Monday, October 10, 2011

Standards based assessments not a panacea

A Tacoma School Board candidate that I know asked me what I thought of standards-based assessment.

Well, I told him, I have a lot of thoughts...depending on the more specific framing of the question.

First, I think everybody just imagines the 4-3-2-1 as grades anyway--A-B-C-D.  So there will need to be some relearning of what the scores mean.  Unless that IS what they mean?

More importantly, the human element still exists in the determining of how well the student met the standard.  Last year we had some oddly written standards rubrics (from OSPI, for the social studies CBA), so we had quite lengthy discussions about how to evaluate whether the student met the standard.  (The question of what the standards are and how they're created is another matter.)

Further, I think teachers are subtly encouraged to read the standard then simply look for the presence of material that matches that standard.  And it doesn't matter whether that material is any good or not.  This is particularly problematic in social studies/humanities kinds of subjects.

Ultimately, I think the impulse toward standards based assessment is driven by the (mindless) desire to numerate and technologize things.  If we can put seemingly replicable numeration to something we can believe that we're standardizing the measurement and production of what in this case is hard to measure in that way.  We've thus technologized it in a way that makes us think we can routinize the production of that thing.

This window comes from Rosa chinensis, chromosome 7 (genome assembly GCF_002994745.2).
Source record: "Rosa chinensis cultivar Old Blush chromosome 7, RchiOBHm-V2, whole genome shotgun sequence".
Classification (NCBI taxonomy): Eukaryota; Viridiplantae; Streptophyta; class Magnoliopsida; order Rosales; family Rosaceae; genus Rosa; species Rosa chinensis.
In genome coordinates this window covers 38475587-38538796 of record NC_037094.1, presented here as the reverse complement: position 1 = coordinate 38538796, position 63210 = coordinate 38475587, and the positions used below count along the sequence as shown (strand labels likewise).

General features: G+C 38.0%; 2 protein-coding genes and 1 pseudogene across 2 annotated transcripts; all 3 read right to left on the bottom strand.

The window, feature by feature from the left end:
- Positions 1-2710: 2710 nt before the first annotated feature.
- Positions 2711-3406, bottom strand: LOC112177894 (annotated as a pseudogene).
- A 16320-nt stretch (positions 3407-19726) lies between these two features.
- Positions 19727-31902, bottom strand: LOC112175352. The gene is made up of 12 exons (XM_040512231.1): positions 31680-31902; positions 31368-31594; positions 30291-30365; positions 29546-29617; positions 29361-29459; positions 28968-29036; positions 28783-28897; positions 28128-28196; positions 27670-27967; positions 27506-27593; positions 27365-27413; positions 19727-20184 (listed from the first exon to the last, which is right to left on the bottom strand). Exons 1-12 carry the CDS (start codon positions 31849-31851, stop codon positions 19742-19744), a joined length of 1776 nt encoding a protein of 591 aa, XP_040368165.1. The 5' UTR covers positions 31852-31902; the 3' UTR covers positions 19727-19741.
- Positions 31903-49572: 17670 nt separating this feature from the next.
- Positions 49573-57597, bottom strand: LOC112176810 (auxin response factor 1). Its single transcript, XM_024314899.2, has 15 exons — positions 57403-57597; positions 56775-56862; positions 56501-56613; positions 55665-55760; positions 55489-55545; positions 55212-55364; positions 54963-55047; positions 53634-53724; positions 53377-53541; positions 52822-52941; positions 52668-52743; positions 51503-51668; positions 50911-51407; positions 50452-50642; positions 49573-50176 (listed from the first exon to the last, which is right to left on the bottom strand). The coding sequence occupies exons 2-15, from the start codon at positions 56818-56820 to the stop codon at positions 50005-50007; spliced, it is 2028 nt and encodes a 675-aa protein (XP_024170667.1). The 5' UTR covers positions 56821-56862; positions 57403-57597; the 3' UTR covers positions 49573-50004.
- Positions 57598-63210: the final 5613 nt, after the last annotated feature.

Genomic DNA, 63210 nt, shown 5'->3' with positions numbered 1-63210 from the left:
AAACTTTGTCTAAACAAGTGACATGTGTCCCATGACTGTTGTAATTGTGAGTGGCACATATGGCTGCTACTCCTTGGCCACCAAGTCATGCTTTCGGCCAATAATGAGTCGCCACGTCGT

Neil Postman writes extensively of this in his book Technopoly.

In the end, I don't think we're any clearer that a student is actually learning something or learning as much as they should/need to.  I think the standards movement thinks that standards based assessment does give us a better sense, but I don't know that it does.

Take 'inference making,' for instance.  I can teach about that.  Talk about what goes into it, etc., but some kids will always be better than others.  Or writing.  We are going to work on a 'standard' that involves teaching the writing process.  We'll measure their facility with naming and knowing the process, but not worry so much about whether they actually write anything worth reading.  Seems strange to me, but the logic goes, 'well, at least they know the process.'

As I've said before, education is an endeavor that entails a certain degree of sloppiness.  Thinking that we can clean up that sloppiness with a new evaluation system may be too hopeful.  I'd much rather prepare teachers and administrators to identify the ways that teachers and students accomplish good things in looser ways, and encourage a general alertness to shifting and stretching what works to cover more students in more skills and content areas.

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